Yeah, I agree, Isle of Wight was a disaster in FINANCIAL concerns, but not musically. Woodstock was great, Watkins Glen was great, Atlanta Pop, Texas Pop, Miami Pop, the Newport Fests, The 70s big fests were generally good, 100,000 + crowds and very little violence and problems. So I don't agree that Altamont was an ending signal except for the fact that it was the last month of the 60s. But concert Festivals went on and were successful. California Jam, I could go on and on really.

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Yeah, I agree, Isle of Wight was a disaster in FINANCIAL concerns, but not musically. Woodstock was great, Watkins Glen was great, Atlanta Pop, Texas Pop, Miami Pop, the Newport Fests, The 70s big fests were generally good, 100,000 + crowds and very little violence and problems. So I don't agree that Altamont was an ending signal except for the fact that it was the last month of the 60s. But concert Festivals went on and were successful. California Jam, I could go on and on really.

Goodpoints and valid ones too. I suppose that from my point of view, it signaled an awakening amoung so many and for those people the fantasy left and the reality stuck around. I guess it would not be a stretch to call it a beginning instead of an end

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For instance,

Here's the largest gathering I ever went to. The headliners were the B-52s and The Saturday Night Live Band.

EARTH DAY 1990; April 22

Music and, Oh Yes, Earth Day in Park

Published: April 23, 1990

So many people converged on Central Park for Earth Day yesterday that Beth Cramer, sitting on the park's Great Lawn, could not see many of the speakers denouncing the degradation of the environment on the dais in front of her.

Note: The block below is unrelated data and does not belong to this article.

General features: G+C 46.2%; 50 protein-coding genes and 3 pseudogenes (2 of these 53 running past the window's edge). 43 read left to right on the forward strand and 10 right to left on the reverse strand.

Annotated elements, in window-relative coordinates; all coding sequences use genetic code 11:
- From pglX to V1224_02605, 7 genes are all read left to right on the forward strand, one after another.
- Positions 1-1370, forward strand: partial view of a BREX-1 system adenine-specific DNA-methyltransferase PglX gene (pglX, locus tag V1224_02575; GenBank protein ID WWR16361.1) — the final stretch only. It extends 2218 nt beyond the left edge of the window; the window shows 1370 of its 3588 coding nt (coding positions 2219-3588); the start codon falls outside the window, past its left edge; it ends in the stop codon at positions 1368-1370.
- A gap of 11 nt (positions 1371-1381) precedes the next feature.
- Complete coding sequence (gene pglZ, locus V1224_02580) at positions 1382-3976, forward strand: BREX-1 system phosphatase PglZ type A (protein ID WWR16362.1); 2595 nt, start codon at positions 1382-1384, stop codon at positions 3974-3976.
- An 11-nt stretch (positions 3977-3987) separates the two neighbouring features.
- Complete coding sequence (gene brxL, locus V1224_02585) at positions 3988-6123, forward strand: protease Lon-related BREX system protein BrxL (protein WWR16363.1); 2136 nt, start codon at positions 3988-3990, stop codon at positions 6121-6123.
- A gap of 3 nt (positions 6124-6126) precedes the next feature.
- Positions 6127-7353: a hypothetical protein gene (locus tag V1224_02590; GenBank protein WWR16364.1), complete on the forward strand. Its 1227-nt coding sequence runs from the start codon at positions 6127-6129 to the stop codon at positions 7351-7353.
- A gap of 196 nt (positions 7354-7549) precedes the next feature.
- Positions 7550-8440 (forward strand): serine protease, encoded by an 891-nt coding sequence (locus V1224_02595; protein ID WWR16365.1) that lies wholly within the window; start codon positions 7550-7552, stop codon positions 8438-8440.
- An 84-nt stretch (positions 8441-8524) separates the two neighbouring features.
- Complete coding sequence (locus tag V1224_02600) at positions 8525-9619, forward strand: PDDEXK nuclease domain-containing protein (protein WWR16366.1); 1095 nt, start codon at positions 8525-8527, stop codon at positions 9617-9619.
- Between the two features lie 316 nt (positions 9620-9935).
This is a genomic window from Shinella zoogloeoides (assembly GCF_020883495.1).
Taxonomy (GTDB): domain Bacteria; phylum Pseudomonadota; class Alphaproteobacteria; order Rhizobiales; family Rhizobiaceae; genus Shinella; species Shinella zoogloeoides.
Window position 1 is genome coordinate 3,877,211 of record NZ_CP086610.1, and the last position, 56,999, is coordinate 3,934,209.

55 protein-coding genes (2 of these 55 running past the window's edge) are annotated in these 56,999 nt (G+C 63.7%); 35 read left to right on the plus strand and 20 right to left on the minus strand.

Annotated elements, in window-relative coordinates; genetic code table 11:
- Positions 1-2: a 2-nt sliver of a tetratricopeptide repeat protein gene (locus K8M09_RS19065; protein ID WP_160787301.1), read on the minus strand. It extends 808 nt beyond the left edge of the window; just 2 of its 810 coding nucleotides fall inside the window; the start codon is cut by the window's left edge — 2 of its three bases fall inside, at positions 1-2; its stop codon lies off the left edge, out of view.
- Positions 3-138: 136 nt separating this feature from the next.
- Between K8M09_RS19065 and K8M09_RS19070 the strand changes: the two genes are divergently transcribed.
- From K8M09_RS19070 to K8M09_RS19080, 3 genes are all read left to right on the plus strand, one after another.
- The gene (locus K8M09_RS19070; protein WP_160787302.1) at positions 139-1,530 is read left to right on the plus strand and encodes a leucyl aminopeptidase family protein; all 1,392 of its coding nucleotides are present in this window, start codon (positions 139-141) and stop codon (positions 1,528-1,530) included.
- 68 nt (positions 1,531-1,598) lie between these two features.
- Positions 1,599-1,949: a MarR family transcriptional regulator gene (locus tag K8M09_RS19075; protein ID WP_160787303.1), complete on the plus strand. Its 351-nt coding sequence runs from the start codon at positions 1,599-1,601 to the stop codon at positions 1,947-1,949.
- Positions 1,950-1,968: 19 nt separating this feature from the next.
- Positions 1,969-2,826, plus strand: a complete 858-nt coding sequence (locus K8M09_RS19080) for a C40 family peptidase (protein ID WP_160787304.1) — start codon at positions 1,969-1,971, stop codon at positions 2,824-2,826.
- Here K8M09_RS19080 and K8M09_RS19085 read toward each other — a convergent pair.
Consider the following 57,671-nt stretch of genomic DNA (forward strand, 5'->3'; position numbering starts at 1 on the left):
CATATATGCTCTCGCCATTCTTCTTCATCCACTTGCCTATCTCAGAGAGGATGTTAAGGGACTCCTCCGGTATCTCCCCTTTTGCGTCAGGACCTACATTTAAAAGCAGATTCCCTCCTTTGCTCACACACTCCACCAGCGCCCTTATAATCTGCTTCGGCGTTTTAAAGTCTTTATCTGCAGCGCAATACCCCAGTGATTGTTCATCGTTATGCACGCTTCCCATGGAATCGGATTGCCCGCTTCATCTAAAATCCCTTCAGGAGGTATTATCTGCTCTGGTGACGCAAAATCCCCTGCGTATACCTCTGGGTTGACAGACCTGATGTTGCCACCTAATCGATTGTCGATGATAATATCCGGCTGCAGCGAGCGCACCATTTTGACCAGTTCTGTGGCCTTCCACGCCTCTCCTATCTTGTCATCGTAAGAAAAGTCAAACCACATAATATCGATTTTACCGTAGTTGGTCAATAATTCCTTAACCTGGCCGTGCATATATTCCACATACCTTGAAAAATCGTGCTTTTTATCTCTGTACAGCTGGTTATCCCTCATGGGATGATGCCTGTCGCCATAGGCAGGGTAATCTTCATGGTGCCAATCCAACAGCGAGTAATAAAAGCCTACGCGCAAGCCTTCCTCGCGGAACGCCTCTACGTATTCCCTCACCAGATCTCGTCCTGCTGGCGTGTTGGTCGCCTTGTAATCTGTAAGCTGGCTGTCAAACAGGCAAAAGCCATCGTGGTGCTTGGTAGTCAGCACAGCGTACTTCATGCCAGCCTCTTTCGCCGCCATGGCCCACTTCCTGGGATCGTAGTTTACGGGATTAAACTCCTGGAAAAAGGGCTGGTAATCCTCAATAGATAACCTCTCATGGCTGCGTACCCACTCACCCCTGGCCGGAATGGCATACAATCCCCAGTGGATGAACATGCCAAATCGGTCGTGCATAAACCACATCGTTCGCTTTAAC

But others at the Earth Day observance yesterday were apparently drawn more to the promise of a beautiful spring day and free music in the sun than they were to the prospect of a political rally. They Came to Hear the Bands Jim Herro, 31, was reclining on a plastic lounge chair surrounded with muddy leavings of the Sunday newspapers. He said he had come early in the morning with 16 friends from the Bay Ridge section of Brooklyn to ''see the bands play.''

Organizers bragged about the size of the crowd, saying it was one and a half million people. Such numbers are always a difficult to pin down, but even the lower police estimate of three-quarters of a million would make the gathering one of the largest ever in Central Park.

The Police Department said there there were no unruly incidents and no arrests. As the crowd departed, there was litter left behind, but organizers had cleanup crews ready, and before dark there was scarcely a cigarette butt to be seen. During the event, the recycling cans that had been provided showed that not everybody understood: there were potato chip bags and much other non-recyclable debris among the cans and bottles.

edited from

http://query.nytimes.com/gst/fullpage.html...nyt&emc=rss

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:console:

A little treat from last year ;)

Very nice B)